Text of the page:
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On the Wikipedia page for The Story of Ferdinand, it says this:

The book was released nine months before the outbreak of the Spanish Civil War, and was seen by many supporters of Francisco Franco as a pacifist book.[8] It was banned in many countries, including in Spain (where it remained banned until after Franco's death).[7] In Nazi Germany, Adolf Hitler ordered the book burned (as "degenerate democratic propaganda"), while it was the only American children's book available for sale in Stalinist-era Poland.[7]
(emphasis mine)

Going to the reference marked [7], which is The Washington Post, there's this:

In Nazi Germany, Hitler burned the translation for being "degenerate democratic propaganda." When Berlin fell in 1945, 30,000 copies were immediately printed and freely distributed among the children in a mission of peace. In its 50 years, it has been translated into 60 languages and is said to have sold at least 2.5 million copies world-wide. It has been pirated -- and rewritten -- in the Soviet Union. It was the only American children's book available in Stalinist Poland, and a square in Warsaw has been renamed "Ferdinand." It remained banned in Spain until Franco's death.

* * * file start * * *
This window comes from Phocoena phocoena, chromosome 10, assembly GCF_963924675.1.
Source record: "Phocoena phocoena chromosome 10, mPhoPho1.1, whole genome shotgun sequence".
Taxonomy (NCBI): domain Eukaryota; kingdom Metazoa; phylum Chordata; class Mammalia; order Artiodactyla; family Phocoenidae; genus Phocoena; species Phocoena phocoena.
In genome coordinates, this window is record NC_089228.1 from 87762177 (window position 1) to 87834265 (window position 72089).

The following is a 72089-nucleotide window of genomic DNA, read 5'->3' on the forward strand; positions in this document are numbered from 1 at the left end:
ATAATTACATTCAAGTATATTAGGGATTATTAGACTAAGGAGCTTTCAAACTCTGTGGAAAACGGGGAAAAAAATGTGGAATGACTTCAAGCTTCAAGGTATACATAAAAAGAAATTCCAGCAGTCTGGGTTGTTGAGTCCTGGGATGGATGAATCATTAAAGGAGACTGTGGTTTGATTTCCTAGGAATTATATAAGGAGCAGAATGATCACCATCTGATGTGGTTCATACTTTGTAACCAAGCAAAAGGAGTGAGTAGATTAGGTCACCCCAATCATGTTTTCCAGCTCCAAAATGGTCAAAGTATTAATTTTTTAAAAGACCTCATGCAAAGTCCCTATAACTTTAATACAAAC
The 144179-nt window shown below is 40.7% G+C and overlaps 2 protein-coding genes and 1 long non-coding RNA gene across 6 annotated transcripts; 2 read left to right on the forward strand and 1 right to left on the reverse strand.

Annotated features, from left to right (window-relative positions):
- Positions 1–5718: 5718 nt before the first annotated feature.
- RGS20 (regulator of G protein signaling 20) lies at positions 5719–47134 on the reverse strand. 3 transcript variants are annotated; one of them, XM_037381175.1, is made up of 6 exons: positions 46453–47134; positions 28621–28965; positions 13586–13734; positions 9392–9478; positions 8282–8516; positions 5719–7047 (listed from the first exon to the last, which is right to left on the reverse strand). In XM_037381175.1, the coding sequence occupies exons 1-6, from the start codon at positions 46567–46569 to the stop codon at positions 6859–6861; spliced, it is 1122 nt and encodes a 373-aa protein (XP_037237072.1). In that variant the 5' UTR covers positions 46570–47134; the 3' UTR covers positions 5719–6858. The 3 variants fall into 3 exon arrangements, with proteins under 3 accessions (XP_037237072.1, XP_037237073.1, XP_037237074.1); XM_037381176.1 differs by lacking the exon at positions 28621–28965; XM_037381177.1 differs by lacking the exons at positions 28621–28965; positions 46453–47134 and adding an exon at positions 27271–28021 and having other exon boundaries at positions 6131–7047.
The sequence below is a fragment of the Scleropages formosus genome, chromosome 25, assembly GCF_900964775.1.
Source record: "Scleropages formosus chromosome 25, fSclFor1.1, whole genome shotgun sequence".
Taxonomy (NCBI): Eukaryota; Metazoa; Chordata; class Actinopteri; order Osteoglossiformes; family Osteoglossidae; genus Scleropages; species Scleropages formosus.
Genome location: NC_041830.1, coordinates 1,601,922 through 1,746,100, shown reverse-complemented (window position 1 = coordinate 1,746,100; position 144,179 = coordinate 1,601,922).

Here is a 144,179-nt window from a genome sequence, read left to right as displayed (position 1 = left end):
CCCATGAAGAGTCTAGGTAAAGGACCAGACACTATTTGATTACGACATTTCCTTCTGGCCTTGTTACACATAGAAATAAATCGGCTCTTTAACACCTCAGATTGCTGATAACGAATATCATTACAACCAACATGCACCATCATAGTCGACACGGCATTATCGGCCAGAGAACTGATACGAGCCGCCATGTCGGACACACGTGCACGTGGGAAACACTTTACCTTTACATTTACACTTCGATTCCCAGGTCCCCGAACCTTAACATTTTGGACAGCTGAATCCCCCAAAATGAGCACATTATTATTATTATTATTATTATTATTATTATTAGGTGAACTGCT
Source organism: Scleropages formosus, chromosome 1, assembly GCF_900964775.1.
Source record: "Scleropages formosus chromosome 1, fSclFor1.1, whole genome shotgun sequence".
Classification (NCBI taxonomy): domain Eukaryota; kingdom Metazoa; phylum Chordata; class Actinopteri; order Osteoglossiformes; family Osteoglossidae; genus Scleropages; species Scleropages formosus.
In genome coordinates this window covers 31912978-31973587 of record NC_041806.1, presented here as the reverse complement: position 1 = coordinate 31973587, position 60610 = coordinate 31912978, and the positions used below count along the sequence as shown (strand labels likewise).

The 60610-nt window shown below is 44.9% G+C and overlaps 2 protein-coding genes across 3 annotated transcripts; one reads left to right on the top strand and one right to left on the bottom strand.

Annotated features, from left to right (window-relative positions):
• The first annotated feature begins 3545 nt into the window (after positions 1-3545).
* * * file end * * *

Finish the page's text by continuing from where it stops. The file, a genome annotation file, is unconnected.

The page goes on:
...but I don't see anything about the 'many countries' that the Wikipedia page claims that it was banned in.

Is this Wikipedia page accurate, that it was banned in many countries? Which countries has it been banned in?

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